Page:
AMEN! Click here to read the rest of the post from Straight-Friendly.

December 08, 2008

Newsweek Features Same-Sex Marriage.....Favorably!

Folks, this is huge. A major news magazine, Newsweek, has featured the issue on it's cover. This is somewhat newsworthy, but the context is much more so. The caption over a picture of a bible with a rainbow-colored page marker is "The Religious Case for Gay Marriage."

Sometimes it seems to people like me that we are voices ow crying in the wilderness when we say how the Bible is misused as the primary tool to condeemn same-sex marriages. Now, a major news source has put that view out in the mainstream for millions of readers to find in their mailboxes or see prominently displayed on the newsstand.

The cover story is written by Newsweek's religious writer, Lisa Miller. Here's an excerpt:

Let's try for a minute to take the religious conservatives at their word and define marriage as the Bible does. Shall we look to Abraham, the great patriarch, who slept with his servant when he discovered his beloved wife Sarah was infertile? Or to Jacob, who fathered children with four different women (two sisters and their servants)? Abraham, Jacob, David, Solomon and the kings of Judah and Israel—all these fathers and heroes were polygamists. The New Testament model of marriage is hardly better. Jesus himself was single and preached an indifference to earthly attachments—especially family. The apostle Paul (also single) regarded marriage as an act of last resort for those unable to contain their animal lust. "It is better to marry than to burn with passion," says the apostle, in one of the most lukewarm endorsements of a treasured institution ever uttered. Would any contemporary heterosexual married couple—who likely woke up on their wedding day harboring some optimistic and newfangled ideas about gender equality and romantic love—turn to the Bible as a how-to script?

Of course not, yet the religious opponents of gay marriage would have it be so.

The argument goes something like this statement, which the Rev. Richard A. Hunter, a United Methodist minister, gave to the Atlanta Journal-Constitution in June: "The Bible and Jesus define marriage as between one man and one woman. The church cannot condone or bless same-sex marriages because this stands in opposition to Scripture and our tradition."

To which there are two obvious responses: First, while the Bible and Jesus say many important things about love and family, neither explicitly defines marriage as between one man and one woman. And second, as the examples above illustrate, no sensible modern person wants marriage—theirs or anyone else's —to look in its particulars anything like what the Bible describes. "Marriage" in America refers to two separate things, a religious institution and a civil one, though it is most often enacted as a messy conflation of the two. As a civil institution, marriage offers practical benefits to both partners: contractual rights having to do with taxes; insurance; the care and custody of children; visitation rights; and inheritance. As a religious institution, marriage offers something else: a commitment of both partners before God to love, honor and cherish each other—in sickness and in health, for richer and poorer—in accordance with God's will. In a religious marriage, two people promise to take care of each other, profoundly, the way they believe God cares for them. Biblical literalists will disagree, but the Bible is a living document, powerful for more than 2,000 years because its truths speak to us even as we change through history. In that light, Scripture gives us no good reason why gays and lesbians should not be (civilly and religiously) married—and a number of excellent reasons why they should.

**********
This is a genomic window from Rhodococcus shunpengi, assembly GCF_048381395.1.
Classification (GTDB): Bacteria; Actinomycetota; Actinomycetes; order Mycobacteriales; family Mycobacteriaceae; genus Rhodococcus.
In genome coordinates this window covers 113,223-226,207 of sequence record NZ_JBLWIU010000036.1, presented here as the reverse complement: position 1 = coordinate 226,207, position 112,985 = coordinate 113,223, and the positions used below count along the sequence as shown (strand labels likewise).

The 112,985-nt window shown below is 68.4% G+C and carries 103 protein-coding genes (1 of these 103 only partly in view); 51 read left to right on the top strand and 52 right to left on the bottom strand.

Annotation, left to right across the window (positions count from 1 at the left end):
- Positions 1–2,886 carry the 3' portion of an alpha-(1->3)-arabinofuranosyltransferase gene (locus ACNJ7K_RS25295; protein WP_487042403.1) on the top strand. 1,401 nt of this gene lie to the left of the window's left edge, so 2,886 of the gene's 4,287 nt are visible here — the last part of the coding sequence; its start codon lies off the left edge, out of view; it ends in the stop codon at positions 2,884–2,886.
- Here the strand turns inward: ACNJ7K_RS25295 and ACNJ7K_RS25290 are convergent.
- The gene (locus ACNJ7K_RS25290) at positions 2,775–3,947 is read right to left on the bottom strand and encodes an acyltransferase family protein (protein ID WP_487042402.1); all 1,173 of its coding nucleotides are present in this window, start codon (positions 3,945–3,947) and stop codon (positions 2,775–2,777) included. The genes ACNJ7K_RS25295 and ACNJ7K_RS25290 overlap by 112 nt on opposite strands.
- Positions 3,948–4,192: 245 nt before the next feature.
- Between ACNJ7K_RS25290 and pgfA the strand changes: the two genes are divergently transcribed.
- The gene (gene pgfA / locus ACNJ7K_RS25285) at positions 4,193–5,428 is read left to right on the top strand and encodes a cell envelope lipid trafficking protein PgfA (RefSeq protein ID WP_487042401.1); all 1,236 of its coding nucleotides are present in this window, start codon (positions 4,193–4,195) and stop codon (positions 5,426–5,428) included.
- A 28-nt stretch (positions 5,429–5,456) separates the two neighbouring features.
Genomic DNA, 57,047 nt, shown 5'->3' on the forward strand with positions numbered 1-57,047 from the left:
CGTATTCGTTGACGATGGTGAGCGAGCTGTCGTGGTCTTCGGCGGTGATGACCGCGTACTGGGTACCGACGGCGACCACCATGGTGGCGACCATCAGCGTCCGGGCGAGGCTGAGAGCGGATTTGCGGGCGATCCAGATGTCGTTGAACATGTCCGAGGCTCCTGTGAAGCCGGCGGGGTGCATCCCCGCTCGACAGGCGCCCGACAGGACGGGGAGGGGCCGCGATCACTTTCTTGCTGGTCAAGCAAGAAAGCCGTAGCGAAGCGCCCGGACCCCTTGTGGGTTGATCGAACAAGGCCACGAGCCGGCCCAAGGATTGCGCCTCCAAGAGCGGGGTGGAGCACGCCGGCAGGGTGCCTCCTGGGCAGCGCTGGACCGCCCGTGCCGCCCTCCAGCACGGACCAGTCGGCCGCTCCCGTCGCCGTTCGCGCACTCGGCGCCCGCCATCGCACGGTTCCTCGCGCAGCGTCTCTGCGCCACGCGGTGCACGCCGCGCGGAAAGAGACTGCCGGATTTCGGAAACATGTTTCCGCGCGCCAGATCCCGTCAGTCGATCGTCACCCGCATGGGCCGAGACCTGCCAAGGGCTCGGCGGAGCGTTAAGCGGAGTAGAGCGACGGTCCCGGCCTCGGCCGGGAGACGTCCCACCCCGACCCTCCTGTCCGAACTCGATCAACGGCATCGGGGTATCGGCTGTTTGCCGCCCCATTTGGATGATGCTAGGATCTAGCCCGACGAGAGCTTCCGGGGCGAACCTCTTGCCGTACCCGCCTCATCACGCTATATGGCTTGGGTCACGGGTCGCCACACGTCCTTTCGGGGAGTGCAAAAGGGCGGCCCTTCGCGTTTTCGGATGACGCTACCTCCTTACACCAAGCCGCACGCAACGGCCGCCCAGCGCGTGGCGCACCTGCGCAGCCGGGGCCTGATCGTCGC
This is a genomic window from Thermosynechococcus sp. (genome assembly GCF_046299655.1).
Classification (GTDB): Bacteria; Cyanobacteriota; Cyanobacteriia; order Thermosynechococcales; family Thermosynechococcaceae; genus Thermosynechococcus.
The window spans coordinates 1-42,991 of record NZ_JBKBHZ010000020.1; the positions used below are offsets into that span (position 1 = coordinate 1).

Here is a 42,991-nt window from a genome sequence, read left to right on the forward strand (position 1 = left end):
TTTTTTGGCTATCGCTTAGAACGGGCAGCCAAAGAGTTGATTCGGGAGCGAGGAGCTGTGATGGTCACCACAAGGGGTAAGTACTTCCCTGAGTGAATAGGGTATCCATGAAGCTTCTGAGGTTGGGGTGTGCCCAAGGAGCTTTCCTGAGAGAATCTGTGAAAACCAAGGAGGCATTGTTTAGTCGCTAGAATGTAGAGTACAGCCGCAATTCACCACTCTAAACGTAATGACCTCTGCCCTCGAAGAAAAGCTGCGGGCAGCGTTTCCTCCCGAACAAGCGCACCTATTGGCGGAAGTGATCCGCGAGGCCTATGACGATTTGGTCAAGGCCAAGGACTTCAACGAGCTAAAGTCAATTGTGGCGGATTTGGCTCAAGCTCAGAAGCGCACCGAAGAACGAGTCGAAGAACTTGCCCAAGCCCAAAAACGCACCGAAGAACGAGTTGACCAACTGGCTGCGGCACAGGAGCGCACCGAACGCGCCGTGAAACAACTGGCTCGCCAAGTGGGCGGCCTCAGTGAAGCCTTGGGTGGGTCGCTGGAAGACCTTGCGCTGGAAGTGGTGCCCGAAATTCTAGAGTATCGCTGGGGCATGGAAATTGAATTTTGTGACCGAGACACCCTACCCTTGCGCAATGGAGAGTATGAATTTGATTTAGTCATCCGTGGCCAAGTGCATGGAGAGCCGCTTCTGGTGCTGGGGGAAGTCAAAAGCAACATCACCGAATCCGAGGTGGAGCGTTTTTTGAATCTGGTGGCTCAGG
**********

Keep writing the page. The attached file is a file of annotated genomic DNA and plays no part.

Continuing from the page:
Lisa Miller includes many thoughts that have appeared here and in other gay-affirming resources, but I just can't overstate how significant I believe these words appearing on the cover story of a major news magazine is. Anyone who reads this article and still is anti-gay and anti same-sex marriage, in my opinion, just doesn't want to get it and is more interested in pursuing their own agenda than doing what is right and accurately following the example of Jesus and what the Bible teaches us about life.

You can click here to read the rest of the article, which I strongly suggest you do. This could be used an a good opportunity to engage people in a discussion about this issue that ordinarly might not be concerned about it.

December 07, 2008

Is the State Really a Better Parent Than a Same-Sex Couple?

That seems to me like an absurdly easy question to answer--of course not. A majority of voters in Arkansas, however, disagreed and made it illegal for any couple "cohatitating outside of a valid marriage" to adopt a child. What exactly DOES constitute a valid marriage in Arkansas, anyway? Insert joke here.

Anyway, I'm not the only one who is troubled by that. From the Chicago Tribune (via PageOneQ):

We don't have enough quality homes as it is, and now we're going to place more restrictions?" asked Susan Hoffpauir, president of the Arkansas chapter of the National Association of Social Workers. "A lot of us are still shell-shocked by this."

While the Nov. 4 vote to ban gay marriage in California grabbed the headlines, it is same-sex parenting that is heating up as the next skirmish in the nation's culture wars. Last week, a Florida judge struck down that state's decades-old law preventing gays and lesbians from adopting.

In Arkansas, some 3,700 children are in state custody, taken from their homes because of abuse and neglect. Of those, 960 kids (average age: 8.5 years) are available for adoption, said Julie Munsell of the state Department of Human Services. Of the 1,100 foster homes, one-third are headed by single people.

But finding potential homes for foster children is a continual challenge across the country—especially for children who are older and have special needs. Some 129,000 U.S. children are in foster care, and the only criteria should be who can best provide a loving, permanent home, according to Adam Pertman, executive director of the Evan B. Donaldson Adoption Institute.

In a recent report, the non-partisan group concluded that a national ban on gay adoptions could add $87 million to $130 million to foster care expenditures annually because these children would then be living in other types of institutional care, such as group homes.

"On its face, this [Arkansas] law is just crazy," Pertman said. "I fear what will happen if other states see this as a model.

It is sad to see people put their personal bigotry ahead of what is in the best interest of an innocent child. Is being the ward of a state really better than having two mommies or two daddies?

it's hard for me to see how Jesus would really want kids kept away from homes where two parents are ready and willing to love them.

Click here to read the rest of the Chicago Tribune article.